The Mutual Fund Money Hole

Chris Mayer is winging his way to Australia with a few select subscribers as we write… but we suspect he’d chuckle at this news: 97% of all stock mutual funds are down from where they stood at the beginning of 2008.

According to Morningstar, the average stock fund rose 35% last year… but that wasn’t nearly enough to overcome the 41% loss the year before. (41%? The S&P fell only 38%!) Only six funds — six! — managed double-digit returns across the two-year span.

This brings to mind some timeless wisdom Chris imparted in the summer of 2008: “I’ve long held that mutual funds are full of bad habits, like a boy who can’t stop picking his nose and burping at the dinner table. If you had to design a poor investor, you need look no further than the typical mutual fund.

“For example, the typical mutual fund turns over its entire portfolio at least once per year and owns 160 stocks. These are two things that often lead to mediocrity: too much trading and too many stocks.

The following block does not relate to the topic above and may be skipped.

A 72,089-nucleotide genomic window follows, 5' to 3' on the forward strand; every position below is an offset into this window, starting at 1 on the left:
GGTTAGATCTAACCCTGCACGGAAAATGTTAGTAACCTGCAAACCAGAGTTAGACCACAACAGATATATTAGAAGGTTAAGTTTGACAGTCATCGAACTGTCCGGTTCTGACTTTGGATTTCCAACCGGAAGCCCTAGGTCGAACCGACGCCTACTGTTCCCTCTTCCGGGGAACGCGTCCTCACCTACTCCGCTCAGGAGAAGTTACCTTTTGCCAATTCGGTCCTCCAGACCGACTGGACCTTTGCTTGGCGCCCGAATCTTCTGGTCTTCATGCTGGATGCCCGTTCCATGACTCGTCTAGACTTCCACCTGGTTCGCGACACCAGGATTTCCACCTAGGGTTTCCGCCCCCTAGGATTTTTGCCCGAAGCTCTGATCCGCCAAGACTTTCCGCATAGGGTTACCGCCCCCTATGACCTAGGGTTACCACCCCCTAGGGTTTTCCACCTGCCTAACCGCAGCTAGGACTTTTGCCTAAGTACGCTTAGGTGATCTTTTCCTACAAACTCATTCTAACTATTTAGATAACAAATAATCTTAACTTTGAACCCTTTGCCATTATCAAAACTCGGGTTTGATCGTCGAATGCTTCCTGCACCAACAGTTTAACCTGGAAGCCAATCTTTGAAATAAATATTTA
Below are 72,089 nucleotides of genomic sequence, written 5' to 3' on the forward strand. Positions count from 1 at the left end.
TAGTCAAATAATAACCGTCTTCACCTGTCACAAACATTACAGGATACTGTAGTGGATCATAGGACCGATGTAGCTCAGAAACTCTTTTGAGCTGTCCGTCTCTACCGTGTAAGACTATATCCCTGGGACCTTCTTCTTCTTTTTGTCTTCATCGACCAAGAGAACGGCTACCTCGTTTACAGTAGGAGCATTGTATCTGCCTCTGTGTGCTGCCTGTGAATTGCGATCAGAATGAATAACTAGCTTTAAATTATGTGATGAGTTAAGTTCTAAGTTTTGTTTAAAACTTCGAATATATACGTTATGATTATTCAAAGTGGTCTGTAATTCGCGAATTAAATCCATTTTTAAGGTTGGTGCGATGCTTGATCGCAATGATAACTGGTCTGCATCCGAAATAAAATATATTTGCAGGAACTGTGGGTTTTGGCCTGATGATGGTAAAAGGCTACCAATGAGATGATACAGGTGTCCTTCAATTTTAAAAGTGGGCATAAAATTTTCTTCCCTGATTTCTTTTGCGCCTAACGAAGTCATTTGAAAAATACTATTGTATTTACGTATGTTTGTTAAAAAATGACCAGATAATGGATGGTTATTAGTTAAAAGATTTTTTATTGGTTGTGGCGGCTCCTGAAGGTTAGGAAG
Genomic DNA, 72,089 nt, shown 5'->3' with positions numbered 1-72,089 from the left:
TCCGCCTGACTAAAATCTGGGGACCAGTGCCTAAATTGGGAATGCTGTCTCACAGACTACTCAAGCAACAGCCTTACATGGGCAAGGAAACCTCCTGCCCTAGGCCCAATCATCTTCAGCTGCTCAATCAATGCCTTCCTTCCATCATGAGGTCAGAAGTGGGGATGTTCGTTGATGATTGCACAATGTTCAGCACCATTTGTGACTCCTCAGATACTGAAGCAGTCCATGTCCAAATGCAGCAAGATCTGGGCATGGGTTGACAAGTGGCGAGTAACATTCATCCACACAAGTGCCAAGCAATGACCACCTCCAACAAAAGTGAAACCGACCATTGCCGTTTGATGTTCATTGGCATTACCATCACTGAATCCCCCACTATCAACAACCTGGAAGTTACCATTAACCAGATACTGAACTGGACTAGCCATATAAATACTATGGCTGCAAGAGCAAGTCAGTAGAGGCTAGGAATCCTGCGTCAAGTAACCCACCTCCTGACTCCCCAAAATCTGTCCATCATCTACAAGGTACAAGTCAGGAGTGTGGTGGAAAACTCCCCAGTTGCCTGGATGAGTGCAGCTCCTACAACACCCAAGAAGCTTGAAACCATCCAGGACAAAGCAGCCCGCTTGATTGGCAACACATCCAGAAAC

“All that churning fattens the brokers of the funds. And the funds often have unseemly arrangements to direct commissions to brokers who help market the funds. Owning all those stocks also means the fund managers often know little about what they own.

“No individual stock matters much, nor does any single issue make much of a difference, so why bother looking at any of them in detail? It is little wonder the typical mutual fund puts in such an indifferent result.”

The new numbers from Morningstar reinforce Chris’ thesis that you’re better off buying a small basket of stocks that meet his four basic criteria: priced cheap, in good financial shape, with a business model that’s easy to understand, run by managers who own a good chunk of shares themselves.